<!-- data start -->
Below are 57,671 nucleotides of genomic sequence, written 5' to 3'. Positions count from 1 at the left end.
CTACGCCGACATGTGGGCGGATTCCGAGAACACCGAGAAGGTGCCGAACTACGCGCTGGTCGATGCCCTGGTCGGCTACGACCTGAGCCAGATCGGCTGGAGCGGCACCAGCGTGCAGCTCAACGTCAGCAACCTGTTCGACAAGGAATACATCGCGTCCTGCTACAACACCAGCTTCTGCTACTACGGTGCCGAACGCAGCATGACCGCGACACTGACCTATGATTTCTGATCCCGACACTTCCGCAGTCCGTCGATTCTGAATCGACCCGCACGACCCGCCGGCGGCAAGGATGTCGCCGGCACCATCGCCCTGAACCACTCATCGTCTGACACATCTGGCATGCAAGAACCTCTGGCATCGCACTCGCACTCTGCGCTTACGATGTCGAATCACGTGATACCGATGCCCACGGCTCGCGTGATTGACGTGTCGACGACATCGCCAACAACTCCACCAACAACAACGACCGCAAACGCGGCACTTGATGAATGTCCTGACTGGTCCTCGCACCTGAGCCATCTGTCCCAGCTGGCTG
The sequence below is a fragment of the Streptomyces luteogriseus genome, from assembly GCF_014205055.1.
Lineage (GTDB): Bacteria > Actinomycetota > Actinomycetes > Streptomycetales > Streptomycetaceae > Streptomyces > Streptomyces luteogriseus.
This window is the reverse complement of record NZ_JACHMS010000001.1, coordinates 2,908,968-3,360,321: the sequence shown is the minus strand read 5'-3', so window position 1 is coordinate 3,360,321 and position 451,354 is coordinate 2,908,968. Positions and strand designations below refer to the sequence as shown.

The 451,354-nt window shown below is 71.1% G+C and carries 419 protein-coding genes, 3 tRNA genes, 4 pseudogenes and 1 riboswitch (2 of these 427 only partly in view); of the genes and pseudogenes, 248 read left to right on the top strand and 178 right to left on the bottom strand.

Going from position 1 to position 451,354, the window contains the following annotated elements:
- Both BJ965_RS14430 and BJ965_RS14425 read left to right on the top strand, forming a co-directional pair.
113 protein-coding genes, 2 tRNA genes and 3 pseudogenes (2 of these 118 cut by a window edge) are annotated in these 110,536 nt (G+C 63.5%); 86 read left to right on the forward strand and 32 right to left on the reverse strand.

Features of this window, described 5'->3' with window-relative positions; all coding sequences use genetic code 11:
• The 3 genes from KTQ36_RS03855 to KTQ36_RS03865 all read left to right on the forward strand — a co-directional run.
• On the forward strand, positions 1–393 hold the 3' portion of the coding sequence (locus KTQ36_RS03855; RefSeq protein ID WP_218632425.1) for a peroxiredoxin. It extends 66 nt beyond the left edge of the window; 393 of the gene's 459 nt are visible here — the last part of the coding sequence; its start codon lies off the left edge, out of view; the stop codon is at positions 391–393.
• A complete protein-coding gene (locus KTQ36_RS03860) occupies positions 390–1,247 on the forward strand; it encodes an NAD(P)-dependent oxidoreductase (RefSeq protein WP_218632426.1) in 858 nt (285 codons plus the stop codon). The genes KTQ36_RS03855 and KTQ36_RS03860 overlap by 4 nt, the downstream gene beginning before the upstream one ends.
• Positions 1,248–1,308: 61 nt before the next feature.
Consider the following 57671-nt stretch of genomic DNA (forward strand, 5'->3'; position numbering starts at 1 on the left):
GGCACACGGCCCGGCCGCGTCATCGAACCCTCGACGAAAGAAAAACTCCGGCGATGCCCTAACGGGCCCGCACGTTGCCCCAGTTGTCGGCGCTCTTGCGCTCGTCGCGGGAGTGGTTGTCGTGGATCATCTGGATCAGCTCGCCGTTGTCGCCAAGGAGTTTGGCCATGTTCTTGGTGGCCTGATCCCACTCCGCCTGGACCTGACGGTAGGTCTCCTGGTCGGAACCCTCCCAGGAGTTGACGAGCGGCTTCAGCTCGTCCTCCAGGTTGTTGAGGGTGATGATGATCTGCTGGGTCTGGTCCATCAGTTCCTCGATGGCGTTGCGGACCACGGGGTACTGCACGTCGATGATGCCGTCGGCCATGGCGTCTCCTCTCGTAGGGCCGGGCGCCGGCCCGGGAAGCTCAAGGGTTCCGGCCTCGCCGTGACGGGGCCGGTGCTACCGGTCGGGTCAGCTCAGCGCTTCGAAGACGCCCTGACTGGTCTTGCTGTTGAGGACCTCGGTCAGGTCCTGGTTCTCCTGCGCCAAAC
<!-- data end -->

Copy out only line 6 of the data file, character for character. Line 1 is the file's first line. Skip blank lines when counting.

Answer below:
The 451,354-nt window shown below is 71.1% G+C and carries 419 protein-coding genes, 3 tRNA genes, 4 pseudogenes and 1 riboswitch (2 of these 427 only partly in view); of the genes and pseudogenes, 248 read left to right on the top strand and 178 right to left on the bottom strand.